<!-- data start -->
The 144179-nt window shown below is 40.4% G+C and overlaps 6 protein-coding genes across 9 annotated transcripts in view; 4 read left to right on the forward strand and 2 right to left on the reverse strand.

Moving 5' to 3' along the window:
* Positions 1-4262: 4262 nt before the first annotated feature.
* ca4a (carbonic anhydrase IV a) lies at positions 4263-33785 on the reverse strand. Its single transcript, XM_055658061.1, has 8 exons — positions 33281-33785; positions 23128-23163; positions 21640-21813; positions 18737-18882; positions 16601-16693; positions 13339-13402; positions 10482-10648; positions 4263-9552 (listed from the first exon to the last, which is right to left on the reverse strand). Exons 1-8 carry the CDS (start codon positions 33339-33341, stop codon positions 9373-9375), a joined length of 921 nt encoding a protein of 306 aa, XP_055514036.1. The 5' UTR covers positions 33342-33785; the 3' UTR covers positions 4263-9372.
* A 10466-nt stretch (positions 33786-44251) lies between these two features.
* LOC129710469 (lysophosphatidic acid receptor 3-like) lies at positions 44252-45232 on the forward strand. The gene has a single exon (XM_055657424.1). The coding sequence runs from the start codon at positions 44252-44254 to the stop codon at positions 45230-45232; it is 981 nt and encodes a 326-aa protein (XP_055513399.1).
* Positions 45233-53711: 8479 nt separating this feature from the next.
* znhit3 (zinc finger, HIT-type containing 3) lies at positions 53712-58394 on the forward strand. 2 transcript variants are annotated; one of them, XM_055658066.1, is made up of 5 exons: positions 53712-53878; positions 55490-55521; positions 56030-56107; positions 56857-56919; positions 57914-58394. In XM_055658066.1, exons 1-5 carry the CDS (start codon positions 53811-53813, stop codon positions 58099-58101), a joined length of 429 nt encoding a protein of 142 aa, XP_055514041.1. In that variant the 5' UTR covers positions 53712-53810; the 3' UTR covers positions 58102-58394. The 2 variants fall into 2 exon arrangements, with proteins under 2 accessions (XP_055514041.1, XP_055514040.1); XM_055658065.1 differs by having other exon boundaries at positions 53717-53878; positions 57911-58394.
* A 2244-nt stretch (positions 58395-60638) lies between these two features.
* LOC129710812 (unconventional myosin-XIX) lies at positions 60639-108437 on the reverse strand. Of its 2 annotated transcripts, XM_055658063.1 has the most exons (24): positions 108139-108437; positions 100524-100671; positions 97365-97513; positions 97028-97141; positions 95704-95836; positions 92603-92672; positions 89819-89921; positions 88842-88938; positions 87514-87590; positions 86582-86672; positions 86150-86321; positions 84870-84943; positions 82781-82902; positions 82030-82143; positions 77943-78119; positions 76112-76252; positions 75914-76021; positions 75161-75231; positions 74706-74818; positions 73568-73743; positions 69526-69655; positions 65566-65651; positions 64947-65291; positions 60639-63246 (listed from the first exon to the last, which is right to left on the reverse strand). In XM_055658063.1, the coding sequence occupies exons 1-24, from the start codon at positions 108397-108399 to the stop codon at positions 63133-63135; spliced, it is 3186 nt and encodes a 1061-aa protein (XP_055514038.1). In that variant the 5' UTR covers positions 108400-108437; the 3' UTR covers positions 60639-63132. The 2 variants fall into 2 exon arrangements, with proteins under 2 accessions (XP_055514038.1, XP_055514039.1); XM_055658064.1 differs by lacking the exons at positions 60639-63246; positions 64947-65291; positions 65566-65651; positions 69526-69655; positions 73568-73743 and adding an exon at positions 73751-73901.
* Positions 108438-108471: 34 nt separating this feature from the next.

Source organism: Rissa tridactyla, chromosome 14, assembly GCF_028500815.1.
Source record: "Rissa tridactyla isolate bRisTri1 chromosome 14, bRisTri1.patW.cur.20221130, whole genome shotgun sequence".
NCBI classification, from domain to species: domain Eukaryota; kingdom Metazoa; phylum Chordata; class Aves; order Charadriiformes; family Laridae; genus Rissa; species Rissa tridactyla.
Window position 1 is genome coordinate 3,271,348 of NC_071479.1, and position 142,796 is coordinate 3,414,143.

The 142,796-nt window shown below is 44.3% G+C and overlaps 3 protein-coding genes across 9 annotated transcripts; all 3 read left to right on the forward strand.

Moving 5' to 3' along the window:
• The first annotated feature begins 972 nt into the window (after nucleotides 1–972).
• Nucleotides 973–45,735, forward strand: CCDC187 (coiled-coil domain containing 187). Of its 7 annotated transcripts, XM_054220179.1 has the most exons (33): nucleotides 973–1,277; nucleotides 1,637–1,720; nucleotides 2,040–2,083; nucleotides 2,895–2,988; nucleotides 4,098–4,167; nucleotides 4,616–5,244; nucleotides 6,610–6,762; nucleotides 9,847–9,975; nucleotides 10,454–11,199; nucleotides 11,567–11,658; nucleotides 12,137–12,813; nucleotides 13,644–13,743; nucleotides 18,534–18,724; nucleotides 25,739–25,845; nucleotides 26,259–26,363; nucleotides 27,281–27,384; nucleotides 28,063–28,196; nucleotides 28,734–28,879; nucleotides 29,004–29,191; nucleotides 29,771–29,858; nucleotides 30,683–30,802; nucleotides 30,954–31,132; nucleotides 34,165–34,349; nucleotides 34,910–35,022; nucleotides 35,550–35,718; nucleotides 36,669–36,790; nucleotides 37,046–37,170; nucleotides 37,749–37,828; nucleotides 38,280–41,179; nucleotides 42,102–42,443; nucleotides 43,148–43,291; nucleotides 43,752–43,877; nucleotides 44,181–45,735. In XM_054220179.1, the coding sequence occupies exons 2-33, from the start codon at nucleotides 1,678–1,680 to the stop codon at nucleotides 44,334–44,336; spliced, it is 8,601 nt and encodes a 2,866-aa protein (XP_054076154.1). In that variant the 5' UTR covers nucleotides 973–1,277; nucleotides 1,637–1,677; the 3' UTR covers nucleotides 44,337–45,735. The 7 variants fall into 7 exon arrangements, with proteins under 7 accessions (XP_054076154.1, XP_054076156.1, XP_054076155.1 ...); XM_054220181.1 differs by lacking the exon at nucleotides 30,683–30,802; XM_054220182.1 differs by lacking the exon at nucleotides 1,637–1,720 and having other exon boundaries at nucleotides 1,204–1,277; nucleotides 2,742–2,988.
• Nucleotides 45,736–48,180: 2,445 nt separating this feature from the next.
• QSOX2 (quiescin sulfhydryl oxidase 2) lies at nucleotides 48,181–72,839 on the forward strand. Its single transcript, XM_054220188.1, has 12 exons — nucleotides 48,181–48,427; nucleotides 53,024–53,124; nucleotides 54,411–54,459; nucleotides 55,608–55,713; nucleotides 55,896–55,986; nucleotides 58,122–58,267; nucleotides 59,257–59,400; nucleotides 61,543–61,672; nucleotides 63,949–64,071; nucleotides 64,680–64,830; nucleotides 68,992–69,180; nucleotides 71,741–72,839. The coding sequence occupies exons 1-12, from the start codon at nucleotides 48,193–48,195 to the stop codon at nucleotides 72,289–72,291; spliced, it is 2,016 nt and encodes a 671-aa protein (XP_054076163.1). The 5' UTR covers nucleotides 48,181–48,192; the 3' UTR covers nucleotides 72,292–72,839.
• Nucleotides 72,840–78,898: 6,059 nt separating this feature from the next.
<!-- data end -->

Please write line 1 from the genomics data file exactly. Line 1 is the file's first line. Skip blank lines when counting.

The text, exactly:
The 144179-nt window shown below is 40.4% G+C and overlaps 6 protein-coding genes across 9 annotated transcripts in view; 4 read left to right on the forward strand and 2 right to left on the reverse strand.